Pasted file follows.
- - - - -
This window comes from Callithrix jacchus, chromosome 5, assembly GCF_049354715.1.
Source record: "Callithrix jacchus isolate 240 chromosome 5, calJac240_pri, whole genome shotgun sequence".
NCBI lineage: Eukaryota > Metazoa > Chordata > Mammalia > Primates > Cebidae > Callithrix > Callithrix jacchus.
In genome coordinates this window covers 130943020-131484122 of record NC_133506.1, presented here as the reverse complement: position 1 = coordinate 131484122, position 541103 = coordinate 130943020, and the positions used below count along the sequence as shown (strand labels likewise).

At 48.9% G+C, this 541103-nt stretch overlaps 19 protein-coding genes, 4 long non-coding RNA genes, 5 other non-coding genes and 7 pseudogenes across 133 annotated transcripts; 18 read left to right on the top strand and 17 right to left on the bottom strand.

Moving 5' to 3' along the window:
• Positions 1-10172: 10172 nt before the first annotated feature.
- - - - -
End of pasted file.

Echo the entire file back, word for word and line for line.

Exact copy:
This window comes from Callithrix jacchus, chromosome 5, assembly GCF_049354715.1.
Source record: "Callithrix jacchus isolate 240 chromosome 5, calJac240_pri, whole genome shotgun sequence".
NCBI lineage: Eukaryota > Metazoa > Chordata > Mammalia > Primates > Cebidae > Callithrix > Callithrix jacchus.
In genome coordinates this window covers 130943020-131484122 of record NC_133506.1, presented here as the reverse complement: position 1 = coordinate 131484122, position 541103 = coordinate 130943020, and the positions used below count along the sequence as shown (strand labels likewise).

At 48.9% G+C, this 541103-nt stretch overlaps 19 protein-coding genes, 4 long non-coding RNA genes, 5 other non-coding genes and 7 pseudogenes across 133 annotated transcripts; 18 read left to right on the top strand and 17 right to left on the bottom strand.

Moving 5' to 3' along the window:
• Positions 1-10172: 10172 nt before the first annotated feature.